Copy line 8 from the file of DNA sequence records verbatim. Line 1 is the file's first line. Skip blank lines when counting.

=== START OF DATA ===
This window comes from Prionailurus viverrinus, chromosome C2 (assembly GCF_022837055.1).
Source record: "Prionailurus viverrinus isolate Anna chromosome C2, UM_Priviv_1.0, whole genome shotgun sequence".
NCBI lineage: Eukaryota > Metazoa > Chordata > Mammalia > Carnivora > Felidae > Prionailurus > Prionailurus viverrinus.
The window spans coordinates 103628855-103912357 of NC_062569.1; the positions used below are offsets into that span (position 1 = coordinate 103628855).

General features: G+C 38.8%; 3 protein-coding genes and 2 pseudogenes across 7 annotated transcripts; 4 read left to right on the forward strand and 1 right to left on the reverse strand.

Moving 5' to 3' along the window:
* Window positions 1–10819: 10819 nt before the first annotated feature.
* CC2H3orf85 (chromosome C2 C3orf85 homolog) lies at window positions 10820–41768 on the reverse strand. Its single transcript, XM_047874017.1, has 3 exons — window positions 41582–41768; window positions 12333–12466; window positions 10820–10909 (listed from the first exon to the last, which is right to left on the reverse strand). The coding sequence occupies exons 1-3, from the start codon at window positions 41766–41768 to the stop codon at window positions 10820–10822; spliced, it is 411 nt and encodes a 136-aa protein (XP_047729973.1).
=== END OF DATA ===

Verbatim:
* CC2H3orf85 (chromosome C2 C3orf85 homolog) lies at window positions 10820–41768 on the reverse strand. Its single transcript, XM_047874017.1, has 3 exons — window positions 41582–41768; window positions 12333–12466; window positions 10820–10909 (listed from the first exon to the last, which is right to left on the reverse strand). The coding sequence occupies exons 1-3, from the start codon at window positions 41766–41768 to the stop codon at window positions 10820–10822; spliced, it is 411 nt and encodes a 136-aa protein (XP_047729973.1).